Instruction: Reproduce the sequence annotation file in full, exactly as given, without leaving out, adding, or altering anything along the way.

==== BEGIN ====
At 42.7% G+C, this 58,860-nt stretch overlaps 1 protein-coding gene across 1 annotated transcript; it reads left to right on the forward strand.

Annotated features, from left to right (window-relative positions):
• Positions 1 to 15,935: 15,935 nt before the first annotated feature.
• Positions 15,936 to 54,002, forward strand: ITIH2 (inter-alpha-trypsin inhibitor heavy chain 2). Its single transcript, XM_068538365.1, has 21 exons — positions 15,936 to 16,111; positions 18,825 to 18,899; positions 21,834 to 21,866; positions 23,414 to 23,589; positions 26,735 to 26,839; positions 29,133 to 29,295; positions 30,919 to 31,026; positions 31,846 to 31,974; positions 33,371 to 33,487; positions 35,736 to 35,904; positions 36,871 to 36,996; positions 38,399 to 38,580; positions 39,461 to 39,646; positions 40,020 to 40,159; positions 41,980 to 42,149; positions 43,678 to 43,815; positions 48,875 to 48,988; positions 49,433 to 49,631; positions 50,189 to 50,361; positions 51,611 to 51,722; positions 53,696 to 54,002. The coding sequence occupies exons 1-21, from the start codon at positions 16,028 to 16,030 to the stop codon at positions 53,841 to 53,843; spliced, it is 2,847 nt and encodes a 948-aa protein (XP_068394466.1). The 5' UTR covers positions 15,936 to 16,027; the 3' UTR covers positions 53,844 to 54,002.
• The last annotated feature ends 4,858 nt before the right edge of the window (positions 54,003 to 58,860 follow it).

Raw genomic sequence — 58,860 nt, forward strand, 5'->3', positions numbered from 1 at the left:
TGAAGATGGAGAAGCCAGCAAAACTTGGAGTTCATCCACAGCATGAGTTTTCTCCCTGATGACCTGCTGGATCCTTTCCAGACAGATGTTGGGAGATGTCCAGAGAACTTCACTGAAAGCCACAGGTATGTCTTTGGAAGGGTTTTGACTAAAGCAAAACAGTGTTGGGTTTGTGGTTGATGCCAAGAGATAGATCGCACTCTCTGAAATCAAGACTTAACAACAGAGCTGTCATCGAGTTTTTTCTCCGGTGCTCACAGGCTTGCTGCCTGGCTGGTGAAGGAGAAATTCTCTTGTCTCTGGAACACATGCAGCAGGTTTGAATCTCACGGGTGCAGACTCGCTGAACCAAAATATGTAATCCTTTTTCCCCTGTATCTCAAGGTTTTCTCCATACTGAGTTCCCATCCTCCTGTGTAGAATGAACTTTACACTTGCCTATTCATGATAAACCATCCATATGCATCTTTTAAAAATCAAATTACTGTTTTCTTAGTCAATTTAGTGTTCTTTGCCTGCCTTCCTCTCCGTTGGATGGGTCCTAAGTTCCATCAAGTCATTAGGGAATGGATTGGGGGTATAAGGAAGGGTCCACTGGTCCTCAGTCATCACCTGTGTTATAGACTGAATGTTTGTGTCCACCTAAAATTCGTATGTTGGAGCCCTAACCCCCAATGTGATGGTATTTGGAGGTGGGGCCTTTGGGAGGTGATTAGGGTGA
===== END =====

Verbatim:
At 42.7% G+C, this 58,860-nt stretch overlaps 1 protein-coding gene across 1 annotated transcript; it reads left to right on the forward strand.

Annotated features, from left to right (window-relative positions):
• Positions 1 to 15,935: 15,935 nt before the first annotated feature.
• Positions 15,936 to 54,002, forward strand: ITIH2 (inter-alpha-trypsin inhibitor heavy chain 2). Its single transcript, XM_068538365.1, has 21 exons — positions 15,936 to 16,111; positions 18,825 to 18,899; positions 21,834 to 21,866; positions 23,414 to 23,589; positions 26,735 to 26,839; positions 29,133 to 29,295; positions 30,919 to 31,026; positions 31,846 to 31,974; positions 33,371 to 33,487; positions 35,736 to 35,904; positions 36,871 to 36,996; positions 38,399 to 38,580; positions 39,461 to 39,646; positions 40,020 to 40,159; positions 41,980 to 42,149; positions 43,678 to 43,815; positions 48,875 to 48,988; positions 49,433 to 49,631; positions 50,189 to 50,361; positions 51,611 to 51,722; positions 53,696 to 54,002. The coding sequence occupies exons 1-21, from the start codon at positions 16,028 to 16,030 to the stop codon at positions 53,841 to 53,843; spliced, it is 2,847 nt and encodes a 948-aa protein (XP_068394466.1). The 5' UTR covers positions 15,936 to 16,027; the 3' UTR covers positions 53,844 to 54,002.
• The last annotated feature ends 4,858 nt before the right edge of the window (positions 54,003 to 58,860 follow it).

Raw genomic sequence — 58,860 nt, forward strand, 5'->3', positions numbered from 1 at the left:
TGAAGATGGAGAAGCCAGCAAAACTTGGAGTTCATCCACAGCATGAGTTTTCTCCCTGATGACCTGCTGGATCCTTTCCAGACAGATGTTGGGAGATGTCCAGAGAACTTCACTGAAAGCCACAGGTATGTCTTTGGAAGGGTTTTGACTAAAGCAAAACAGTGTTGGGTTTGTGGTTGATGCCAAGAGATAGATCGCACTCTCTGAAATCAAGACTTAACAACAGAGCTGTCATCGAGTTTTTTCTCCGGTGCTCACAGGCTTGCTGCCTGGCTGGTGAAGGAGAAATTCTCTTGTCTCTGGAACACATGCAGCAGGTTTGAATCTCACGGGTGCAGACTCGCTGAACCAAAATATGTAATCCTTTTTCCCCTGTATCTCAAGGTTTTCTCCATACTGAGTTCCCATCCTCCTGTGTAGAATGAACTTTACACTTGCCTATTCATGATAAACCATCCATATGCATCTTTTAAAAATCAAATTACTGTTTTCTTAGTCAATTTAGTGTTCTTTGCCTGCCTTCCTCTCCGTTGGATGGGTCCTAAGTTCCATCAAGTCATTAGGGAATGGATTGGGGGTATAAGGAAGGGTCCACTGGTCCTCAGTCATCACCTGTGTTATAGACTGAATGTTTGTGTCCACCTAAAATTCGTATGTTGGAGCCCTAACCCCCAATGTGATGGTATTTGGAGGTGGGGCCTTTGGGAGGTGATTAGGGTGA